That’s a charged word. Companies reprimand employees for blatant, careless comments about color, ethnicity, religion and gender. But most discrimination is far more subtle. It flies under the radar.
Here’s an example: Earlier in my career, I was preparing for a national championship in canoe marathon. I arrived at the office by 6 a.m. so I could put in a full day’s work before heading to canoe practice in the late afternoon. A sleek 18’6” racing boat sat atop my relatively new white van in the company parking lot. An executive phoned me one day and asked me to relocate the rig. “That needs to be out of sight,” he steamed. “A van is not a suitable vehicle for someone in your role, and having play toys on the top says we’re not serious about our work.”
The underlying message was, “You need to check this aspect of your life (athletics) at the door. It is not welcomed here.”
Daily, we engage in prejudiced thinking without even realizing it. Two recent posts illustrate this phenomenon: “Straight Talk on Workplace Prejudice” and “5 Uncomfortable Observations About Workforce Diversity.”
Discomfort with a co-worker often signals bias
Next time you find yourself cringing in a colleague’s presence, fill in one or more of these blanks.
- I do not feel comfortable with this person because …
- I am skeptical about this worker’s ability to do a good job because …
- I would be hesitant to put this employee in front of a customer because …
- I would prefer not to have this individual on my project team because …
Are your answers based on work performance you have observed? Or are you simply uncomfortable with a nonwork-related trait the co-worker exhibits? Wardrobe. A pierced tongue. Sexual orientation. Age. Mannerisms. A boat on top of a van.
Explore your bias and commit to resolving it
My third-grade son recently brought home an inspiring bookmark. A local nonprofit, Reading to End Racism, had presented at his school. With its permission, I am reprinting advice from its bookmark (Nos. 1 to 6), along with some additional suggestions (Nos. 7 and 8).
I challenge you to pick something from this list and do it in the next week.
- Eat lunch with someone new.
- Invite a colleague of a different background to help on your next project or to participate in a brainstorming session.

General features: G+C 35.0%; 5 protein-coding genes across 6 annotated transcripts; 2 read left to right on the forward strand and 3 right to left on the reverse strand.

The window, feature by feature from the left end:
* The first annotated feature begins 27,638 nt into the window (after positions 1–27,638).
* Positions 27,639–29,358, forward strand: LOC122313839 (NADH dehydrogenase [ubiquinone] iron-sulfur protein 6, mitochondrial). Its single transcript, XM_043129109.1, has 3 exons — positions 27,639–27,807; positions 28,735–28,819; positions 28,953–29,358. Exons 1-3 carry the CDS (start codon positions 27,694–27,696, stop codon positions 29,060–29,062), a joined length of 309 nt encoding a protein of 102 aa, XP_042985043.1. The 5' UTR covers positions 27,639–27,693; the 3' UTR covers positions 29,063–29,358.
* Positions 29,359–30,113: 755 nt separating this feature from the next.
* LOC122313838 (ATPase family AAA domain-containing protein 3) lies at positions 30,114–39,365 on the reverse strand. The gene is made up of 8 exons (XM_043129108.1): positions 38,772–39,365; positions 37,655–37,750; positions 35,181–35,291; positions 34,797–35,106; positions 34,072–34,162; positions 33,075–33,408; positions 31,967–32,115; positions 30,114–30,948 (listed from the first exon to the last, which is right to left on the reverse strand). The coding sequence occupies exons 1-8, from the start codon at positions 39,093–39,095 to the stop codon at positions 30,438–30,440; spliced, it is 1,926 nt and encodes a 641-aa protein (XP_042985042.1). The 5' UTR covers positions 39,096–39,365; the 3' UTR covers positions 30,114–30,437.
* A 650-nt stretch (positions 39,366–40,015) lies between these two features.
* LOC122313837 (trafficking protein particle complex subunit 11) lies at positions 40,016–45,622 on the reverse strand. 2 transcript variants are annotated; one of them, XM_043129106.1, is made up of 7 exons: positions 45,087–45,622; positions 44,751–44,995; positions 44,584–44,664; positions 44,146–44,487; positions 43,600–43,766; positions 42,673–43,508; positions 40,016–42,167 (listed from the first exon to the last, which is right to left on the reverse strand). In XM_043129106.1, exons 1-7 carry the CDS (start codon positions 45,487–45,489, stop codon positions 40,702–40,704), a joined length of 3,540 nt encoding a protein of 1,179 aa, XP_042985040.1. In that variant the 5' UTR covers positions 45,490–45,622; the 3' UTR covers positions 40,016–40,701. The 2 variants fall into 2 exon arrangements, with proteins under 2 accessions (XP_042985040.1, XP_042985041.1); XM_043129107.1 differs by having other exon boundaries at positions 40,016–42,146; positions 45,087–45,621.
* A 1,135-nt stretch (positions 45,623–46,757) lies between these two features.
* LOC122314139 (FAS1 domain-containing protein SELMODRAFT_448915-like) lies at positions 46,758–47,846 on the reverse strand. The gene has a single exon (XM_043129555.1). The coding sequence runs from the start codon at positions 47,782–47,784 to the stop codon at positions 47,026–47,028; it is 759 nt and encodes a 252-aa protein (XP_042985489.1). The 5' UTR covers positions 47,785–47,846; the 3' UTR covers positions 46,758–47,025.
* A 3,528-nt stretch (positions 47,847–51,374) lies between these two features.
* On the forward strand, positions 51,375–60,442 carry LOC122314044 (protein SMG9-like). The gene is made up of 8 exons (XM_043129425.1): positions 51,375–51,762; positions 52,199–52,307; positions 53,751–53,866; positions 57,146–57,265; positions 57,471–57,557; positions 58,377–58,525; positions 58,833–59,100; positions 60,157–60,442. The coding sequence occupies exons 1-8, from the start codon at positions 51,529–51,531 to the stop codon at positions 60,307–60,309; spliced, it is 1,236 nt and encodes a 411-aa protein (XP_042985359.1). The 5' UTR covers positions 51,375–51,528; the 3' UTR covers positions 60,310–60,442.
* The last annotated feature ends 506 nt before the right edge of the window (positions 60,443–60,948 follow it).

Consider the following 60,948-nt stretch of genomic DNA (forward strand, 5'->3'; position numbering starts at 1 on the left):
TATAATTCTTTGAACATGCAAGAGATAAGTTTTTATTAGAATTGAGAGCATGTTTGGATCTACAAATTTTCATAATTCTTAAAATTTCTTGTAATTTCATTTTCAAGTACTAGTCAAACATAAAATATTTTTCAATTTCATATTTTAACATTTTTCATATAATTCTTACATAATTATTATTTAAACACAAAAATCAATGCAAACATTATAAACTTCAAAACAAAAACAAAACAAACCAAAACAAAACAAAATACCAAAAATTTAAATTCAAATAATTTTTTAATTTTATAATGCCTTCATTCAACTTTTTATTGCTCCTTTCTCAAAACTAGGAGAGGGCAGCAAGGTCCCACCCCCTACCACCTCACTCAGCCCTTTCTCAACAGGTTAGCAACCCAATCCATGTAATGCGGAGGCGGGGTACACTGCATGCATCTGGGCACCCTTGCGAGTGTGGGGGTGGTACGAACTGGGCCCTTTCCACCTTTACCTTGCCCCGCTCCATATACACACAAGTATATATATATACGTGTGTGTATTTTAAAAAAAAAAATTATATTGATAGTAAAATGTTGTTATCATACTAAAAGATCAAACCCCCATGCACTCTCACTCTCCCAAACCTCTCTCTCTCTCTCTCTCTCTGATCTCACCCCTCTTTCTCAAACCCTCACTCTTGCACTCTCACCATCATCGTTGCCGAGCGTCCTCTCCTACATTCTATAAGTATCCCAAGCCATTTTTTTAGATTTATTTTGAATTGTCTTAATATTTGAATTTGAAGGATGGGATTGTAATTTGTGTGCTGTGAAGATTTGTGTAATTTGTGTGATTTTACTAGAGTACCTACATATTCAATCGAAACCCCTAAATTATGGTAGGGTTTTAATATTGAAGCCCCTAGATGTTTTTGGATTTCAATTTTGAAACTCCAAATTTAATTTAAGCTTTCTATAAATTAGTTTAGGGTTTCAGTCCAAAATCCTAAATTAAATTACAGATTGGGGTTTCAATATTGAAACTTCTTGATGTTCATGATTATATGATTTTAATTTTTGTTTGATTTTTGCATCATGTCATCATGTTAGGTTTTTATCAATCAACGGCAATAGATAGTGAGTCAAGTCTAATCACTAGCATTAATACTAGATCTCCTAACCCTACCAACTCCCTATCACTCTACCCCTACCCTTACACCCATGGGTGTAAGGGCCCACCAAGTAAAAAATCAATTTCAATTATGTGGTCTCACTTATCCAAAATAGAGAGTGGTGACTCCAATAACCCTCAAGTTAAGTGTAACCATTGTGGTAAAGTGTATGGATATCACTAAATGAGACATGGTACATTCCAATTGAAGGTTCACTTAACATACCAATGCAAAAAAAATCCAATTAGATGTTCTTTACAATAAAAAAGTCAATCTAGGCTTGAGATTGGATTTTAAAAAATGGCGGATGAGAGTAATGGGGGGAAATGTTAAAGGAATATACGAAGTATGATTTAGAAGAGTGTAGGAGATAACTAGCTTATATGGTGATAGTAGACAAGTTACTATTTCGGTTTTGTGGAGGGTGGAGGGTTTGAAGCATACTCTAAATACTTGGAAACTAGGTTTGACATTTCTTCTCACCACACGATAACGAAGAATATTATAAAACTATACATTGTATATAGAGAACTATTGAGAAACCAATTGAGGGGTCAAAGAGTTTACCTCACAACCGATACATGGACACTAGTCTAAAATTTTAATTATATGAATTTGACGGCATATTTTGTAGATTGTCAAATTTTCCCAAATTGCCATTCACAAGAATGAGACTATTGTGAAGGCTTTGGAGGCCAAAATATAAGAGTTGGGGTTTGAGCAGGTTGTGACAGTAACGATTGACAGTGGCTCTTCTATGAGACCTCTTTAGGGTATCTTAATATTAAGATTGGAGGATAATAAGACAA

- Speak up or out when you hear jokes and slurs that put people down. Silence sends a message that you are in agreement.
- Read more. Find books that promote understanding of different demographic groups/cultures and that are written by authors of diverse backgrounds.
- Go to movies, concerts, museums and events where you will find out about diverse racial and cultural perspectives and realities.
- Make a point of seeking and considering viewpoints opposite your own. Find out the reasoning behind their thinking.
- Become aware of your own prejudices through journaling. Admitting and evaluating your discomfort can lead you to new insights and help you disarm prejudice.
- Ask a trusted colleague for feedback. Does he/she observe any bias in the way you act toward others? For example, do you leave certain employees out of the communication loop or automatically dismiss their input?
In my experience, many workplace diversity programs only scratch the surface. Because each of us harbors unique biases, based on upbringing, culture and schooling, one-size-fits-all corporate programs may not help you truly appreciate and respect diversity.
Each of us needs to do a frank self-assessment and come up with a personal action plan for becoming more sensitive. Your organizational success depends on embracing employee talent and suspending judgment of the “packaging.”
Leigh Steere, co-founder of Managing People Better, unabashedly challenges the status quo. Read her posts at Lead Change Group, and check out a free, “straight talk” management assessment at ManagingPeopleBetter.com.